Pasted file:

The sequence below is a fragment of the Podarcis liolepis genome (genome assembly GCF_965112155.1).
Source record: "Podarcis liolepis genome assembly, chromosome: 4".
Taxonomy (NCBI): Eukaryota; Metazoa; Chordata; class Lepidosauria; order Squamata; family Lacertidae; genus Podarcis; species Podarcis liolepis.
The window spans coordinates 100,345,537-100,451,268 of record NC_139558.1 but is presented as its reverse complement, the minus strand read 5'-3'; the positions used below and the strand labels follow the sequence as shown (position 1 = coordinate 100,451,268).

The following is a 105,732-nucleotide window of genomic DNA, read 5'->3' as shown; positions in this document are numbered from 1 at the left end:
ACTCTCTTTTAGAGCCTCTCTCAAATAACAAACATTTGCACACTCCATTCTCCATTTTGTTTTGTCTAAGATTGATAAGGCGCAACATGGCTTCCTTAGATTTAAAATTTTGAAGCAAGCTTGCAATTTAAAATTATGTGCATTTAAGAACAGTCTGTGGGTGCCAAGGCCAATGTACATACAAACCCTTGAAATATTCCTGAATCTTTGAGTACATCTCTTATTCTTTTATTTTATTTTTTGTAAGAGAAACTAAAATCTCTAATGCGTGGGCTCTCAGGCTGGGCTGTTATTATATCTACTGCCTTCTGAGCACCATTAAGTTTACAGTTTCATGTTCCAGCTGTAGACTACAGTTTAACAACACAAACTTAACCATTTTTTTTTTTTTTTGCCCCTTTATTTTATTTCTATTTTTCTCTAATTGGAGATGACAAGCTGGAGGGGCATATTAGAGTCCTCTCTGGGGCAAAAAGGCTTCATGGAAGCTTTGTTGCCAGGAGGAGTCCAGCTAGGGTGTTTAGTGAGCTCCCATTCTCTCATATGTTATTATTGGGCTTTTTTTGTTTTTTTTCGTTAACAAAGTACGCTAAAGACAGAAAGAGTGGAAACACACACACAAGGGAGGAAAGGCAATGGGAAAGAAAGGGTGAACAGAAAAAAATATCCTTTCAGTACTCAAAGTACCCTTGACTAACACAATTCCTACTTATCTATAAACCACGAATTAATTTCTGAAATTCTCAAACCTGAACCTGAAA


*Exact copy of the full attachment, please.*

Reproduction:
The sequence below is a fragment of the Podarcis liolepis genome (genome assembly GCF_965112155.1).
Source record: "Podarcis liolepis genome assembly, chromosome: 4".
Taxonomy (NCBI): Eukaryota; Metazoa; Chordata; class Lepidosauria; order Squamata; family Lacertidae; genus Podarcis; species Podarcis liolepis.
The window spans coordinates 100,345,537-100,451,268 of record NC_139558.1 but is presented as its reverse complement, the minus strand read 5'-3'; the positions used below and the strand labels follow the sequence as shown (position 1 = coordinate 100,451,268).

The following is a 105,732-nucleotide window of genomic DNA, read 5'->3' as shown; positions in this document are numbered from 1 at the left end:
ACTCTCTTTTAGAGCCTCTCTCAAATAACAAACATTTGCACACTCCATTCTCCATTTTGTTTTGTCTAAGATTGATAAGGCGCAACATGGCTTCCTTAGATTTAAAATTTTGAAGCAAGCTTGCAATTTAAAATTATGTGCATTTAAGAACAGTCTGTGGGTGCCAAGGCCAATGTACATACAAACCCTTGAAATATTCCTGAATCTTTGAGTACATCTCTTATTCTTTTATTTTATTTTTTGTAAGAGAAACTAAAATCTCTAATGCGTGGGCTCTCAGGCTGGGCTGTTATTATATCTACTGCCTTCTGAGCACCATTAAGTTTACAGTTTCATGTTCCAGCTGTAGACTACAGTTTAACAACACAAACTTAACCATTTTTTTTTTTTTTTGCCCCTTTATTTTATTTCTATTTTTCTCTAATTGGAGATGACAAGCTGGAGGGGCATATTAGAGTCCTCTCTGGGGCAAAAAGGCTTCATGGAAGCTTTGTTGCCAGGAGGAGTCCAGCTAGGGTGTTTAGTGAGCTCCCATTCTCTCATATGTTATTATTGGGCTTTTTTTGTTTTTTTTCGTTAACAAAGTACGCTAAAGACAGAAAGAGTGGAAACACACACACAAGGGAGGAAAGGCAATGGGAAAGAAAGGGTGAACAGAAAAAAATATCCTTTCAGTACTCAAAGTACCCTTGACTAACACAATTCCTACTTATCTATAAACCACGAATTAATTTCTGAAATTCTCAAACCTGAACCTGAAA